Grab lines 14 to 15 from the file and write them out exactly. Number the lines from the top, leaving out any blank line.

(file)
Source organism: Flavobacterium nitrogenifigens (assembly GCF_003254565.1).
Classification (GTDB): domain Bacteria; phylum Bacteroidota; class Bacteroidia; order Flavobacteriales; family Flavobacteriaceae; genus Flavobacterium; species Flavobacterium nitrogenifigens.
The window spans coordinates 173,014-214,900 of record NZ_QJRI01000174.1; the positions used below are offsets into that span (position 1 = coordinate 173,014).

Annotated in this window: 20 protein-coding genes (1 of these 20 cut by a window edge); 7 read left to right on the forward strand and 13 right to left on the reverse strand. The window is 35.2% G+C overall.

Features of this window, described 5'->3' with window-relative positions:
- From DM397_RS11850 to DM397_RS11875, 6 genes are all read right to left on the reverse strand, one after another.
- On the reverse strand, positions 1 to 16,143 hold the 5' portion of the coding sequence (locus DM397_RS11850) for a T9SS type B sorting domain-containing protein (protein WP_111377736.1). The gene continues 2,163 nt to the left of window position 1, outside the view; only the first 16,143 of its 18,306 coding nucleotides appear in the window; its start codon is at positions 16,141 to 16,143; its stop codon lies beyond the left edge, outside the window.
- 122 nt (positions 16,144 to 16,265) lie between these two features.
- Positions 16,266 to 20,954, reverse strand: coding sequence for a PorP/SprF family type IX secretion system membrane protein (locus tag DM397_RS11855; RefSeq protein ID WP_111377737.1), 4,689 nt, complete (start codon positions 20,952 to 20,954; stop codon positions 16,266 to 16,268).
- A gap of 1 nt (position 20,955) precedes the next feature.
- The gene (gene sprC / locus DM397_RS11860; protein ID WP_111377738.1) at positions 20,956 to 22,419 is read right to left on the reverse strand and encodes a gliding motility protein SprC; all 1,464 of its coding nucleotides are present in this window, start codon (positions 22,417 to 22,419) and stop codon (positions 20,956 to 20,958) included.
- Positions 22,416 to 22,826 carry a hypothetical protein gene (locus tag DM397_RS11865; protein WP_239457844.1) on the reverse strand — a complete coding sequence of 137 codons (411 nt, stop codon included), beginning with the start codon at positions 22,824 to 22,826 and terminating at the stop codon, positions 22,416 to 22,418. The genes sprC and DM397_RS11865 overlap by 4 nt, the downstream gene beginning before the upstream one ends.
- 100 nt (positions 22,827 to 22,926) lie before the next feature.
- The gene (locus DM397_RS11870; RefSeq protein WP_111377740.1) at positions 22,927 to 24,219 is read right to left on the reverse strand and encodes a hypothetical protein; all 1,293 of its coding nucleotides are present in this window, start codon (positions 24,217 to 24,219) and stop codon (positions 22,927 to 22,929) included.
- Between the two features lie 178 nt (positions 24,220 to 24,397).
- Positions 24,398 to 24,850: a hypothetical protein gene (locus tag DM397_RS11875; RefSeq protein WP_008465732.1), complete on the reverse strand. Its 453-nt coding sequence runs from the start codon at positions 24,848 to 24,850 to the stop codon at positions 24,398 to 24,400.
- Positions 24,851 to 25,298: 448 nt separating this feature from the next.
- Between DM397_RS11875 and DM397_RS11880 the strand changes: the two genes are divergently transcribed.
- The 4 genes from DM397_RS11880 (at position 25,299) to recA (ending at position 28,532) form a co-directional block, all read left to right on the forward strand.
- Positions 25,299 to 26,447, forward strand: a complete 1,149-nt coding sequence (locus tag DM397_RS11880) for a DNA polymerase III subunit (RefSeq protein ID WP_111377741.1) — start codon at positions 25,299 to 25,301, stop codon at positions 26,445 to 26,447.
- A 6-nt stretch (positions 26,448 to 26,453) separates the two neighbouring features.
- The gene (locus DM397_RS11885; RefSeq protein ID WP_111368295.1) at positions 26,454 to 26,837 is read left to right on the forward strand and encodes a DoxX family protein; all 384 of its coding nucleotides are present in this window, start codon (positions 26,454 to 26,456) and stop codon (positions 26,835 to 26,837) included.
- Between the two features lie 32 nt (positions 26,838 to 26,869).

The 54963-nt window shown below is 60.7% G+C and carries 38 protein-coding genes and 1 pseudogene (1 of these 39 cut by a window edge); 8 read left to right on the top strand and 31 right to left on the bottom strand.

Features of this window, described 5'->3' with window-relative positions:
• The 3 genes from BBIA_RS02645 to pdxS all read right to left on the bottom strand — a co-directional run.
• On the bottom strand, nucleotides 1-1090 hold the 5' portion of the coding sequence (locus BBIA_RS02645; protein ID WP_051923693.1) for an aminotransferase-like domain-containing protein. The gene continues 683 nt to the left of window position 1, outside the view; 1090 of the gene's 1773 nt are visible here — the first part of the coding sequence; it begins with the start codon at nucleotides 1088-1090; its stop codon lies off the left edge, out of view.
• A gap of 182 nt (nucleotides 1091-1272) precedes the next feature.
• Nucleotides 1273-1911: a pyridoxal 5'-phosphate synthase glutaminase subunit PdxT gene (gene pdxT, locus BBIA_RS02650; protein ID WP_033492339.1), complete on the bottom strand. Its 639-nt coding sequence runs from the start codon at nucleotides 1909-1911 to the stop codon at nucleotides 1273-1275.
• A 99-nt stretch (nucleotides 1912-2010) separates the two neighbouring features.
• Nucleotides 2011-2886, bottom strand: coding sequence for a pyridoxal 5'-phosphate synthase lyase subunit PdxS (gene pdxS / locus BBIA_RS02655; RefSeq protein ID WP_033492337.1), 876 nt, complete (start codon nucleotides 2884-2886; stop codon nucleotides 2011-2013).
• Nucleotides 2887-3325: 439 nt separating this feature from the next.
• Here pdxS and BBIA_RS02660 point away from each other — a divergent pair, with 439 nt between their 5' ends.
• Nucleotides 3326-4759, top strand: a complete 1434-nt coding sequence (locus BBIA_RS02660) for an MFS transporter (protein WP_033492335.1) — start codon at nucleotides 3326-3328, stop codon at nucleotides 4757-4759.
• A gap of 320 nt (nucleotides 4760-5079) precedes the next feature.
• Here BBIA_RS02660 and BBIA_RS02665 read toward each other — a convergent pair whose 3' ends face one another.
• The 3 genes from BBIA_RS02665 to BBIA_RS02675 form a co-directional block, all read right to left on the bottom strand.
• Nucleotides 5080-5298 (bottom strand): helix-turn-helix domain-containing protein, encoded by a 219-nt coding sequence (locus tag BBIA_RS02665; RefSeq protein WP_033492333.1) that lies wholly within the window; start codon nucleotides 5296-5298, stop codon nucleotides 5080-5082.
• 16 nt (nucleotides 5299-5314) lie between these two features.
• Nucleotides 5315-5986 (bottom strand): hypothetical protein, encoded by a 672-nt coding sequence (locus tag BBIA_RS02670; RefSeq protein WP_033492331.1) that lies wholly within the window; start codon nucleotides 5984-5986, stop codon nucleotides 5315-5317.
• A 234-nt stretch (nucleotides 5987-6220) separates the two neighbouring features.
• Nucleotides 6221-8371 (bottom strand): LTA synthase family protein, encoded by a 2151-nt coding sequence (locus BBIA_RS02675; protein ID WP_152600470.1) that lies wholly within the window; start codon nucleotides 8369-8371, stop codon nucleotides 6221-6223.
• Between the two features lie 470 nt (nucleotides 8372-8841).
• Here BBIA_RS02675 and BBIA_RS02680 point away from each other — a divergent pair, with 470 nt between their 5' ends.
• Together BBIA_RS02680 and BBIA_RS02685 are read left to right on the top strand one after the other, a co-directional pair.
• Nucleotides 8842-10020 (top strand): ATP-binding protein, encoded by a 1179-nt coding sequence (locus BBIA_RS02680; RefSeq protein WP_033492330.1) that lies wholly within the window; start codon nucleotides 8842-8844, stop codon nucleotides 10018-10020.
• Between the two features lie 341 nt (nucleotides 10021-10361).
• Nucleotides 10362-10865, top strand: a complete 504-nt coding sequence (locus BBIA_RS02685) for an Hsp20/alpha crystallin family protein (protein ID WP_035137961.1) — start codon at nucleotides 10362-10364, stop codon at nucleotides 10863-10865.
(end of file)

- The gene (locus DM397_RS11870; RefSeq protein WP_111377740.1) at positions 22,927 to 24,219 is read right to left on the reverse strand and encodes a hypothetical protein; all 1,293 of its coding nucleotides are present in this window, start codon (positions 24,217 to 24,219) and stop codon (positions 22,927 to 22,929) included.
- Between the two features lie 178 nt (positions 24,220 to 24,397).